Calling in a stiff upper lip, I grabbed a pen and a notebook a started to write a story about a sunflower witnessing a family preparing for a neighborhood dinner party. Still uncertain of what I had created, I presented it to the group and to my surprise they liked it. I love that our work is truly a collaboration between all the members. The shows we perform have a little piece of all of us in them. 

Now that I have been with Terra Mysterium for a little over a year, I have created, learned, traveled, and performed with the original members, and I really do feel lucky to have found and been accepted by them. This is a warm, caring, encouraging, spiritually and creatively uplifting group of wonderfully talented people, and I am glad to be a part of them. I can honestly say I have come home, I found my family.

Tuesday, September 13, 2011

Video Blog #7: Creating Music

Terra Mysterium presents a series of behind-the-scenes videos exploring who we are and our creative process.

This week: a behind-the-scenes look at our rehearsal and collaborative creative process, creating music.

Have any questions you'd like answered in a future video? Leave them in comments. We hope you enjoy the video!

Thursday, August 25, 2011

1000 Words: Kwan Yin, or – A View from the Other Side of the Makeup Brush

It was another cool, late Spring day in Chicago when I opened the door of my Hobbit Hole to cast member Kat O’Connor and Stephen Pettinga, Ruby Sara’s wonderfully talented husband in his guise as Fabulous Photographer-On-Loan. They were there to prep for an early afternoon shoot of the goddess Kwan Yin (and later, Freya) for the 2011 Goddess Calendar Project.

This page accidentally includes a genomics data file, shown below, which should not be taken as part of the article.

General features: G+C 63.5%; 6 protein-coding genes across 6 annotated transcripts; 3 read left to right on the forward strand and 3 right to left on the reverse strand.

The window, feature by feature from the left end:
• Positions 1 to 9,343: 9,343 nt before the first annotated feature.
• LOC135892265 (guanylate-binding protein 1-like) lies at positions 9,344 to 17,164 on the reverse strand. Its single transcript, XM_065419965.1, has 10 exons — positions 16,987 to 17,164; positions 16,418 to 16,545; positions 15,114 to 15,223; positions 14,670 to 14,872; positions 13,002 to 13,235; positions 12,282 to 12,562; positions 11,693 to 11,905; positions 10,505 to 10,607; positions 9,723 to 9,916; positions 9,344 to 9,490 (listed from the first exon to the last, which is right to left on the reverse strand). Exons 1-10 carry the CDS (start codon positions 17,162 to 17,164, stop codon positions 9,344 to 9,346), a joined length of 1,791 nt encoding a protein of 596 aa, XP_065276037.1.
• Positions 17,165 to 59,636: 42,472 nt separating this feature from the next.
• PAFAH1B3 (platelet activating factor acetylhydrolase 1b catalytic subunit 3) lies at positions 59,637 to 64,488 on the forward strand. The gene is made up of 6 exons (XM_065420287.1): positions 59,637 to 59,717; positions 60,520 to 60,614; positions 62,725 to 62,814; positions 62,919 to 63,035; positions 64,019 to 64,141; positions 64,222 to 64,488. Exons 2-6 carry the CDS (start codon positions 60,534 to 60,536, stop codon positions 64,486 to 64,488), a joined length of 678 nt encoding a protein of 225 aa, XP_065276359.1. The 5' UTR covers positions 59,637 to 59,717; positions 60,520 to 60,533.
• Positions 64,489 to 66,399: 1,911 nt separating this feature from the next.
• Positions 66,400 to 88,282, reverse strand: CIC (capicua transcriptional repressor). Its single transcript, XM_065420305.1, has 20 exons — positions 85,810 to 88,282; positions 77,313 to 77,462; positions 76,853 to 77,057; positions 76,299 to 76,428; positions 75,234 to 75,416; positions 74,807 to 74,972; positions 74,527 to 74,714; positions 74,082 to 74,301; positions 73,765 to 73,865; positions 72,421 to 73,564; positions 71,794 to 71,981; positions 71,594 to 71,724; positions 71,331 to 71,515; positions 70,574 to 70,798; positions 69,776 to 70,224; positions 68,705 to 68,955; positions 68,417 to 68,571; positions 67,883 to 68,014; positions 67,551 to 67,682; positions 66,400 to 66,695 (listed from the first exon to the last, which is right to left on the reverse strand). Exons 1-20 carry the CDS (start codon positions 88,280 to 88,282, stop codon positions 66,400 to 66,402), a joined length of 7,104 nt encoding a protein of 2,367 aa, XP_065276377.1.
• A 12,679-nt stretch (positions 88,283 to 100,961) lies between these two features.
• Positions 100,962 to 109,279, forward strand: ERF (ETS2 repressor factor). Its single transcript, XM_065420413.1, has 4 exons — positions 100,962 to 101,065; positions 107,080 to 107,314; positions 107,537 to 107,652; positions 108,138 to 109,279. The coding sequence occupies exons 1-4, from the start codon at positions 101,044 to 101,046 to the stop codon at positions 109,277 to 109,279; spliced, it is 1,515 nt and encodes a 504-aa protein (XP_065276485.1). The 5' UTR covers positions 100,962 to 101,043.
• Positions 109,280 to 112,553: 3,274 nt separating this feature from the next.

I was asked earlier to apply Kat’s makeup for the shoot, and couldn’t have been happier to oblige. Kat’s eyes are amazing, and proved a wonderful canvas on which to play out my cosmetologist fantasy. The chance to transform our resident “Tiger Lily” into a kinder, gentler feline was a real treat as well.

Kwan Yin by Stephen Pettinga © 2011
Soft. Warm. Pale. With a hint of Asia, please! – is what Kat requested for her makeup. And as I applied those qualities through color and shade upon her face, I worked to bring out the goddess in the woman as well. We talked about Kwan Yin’s beauty and grace; her calm and healing presence. A white cloak (beautifully crafted by Amy Christensen), and a green bottle representing the Water of Life helped transform Kat into this female bodhisattva. The goddess Kwan Yin was indeed present.

Kat is a professional actor and photographer in her own right, so when she suggested a more urban setting for the Kwan Yin photographs, I knew she was on to something. As a goddess of mercy and compassion, I couldn’t think of a better location than Rogers Park in Chicago to honor Kwan Yin’s gifts; her much-needed benevolence was momentarily bestowed upon us brick-and-mortar mortals of the Far North Side. We walked around the corner of the street, and found a venerable Chicago three-flat doorstep to take the pictures.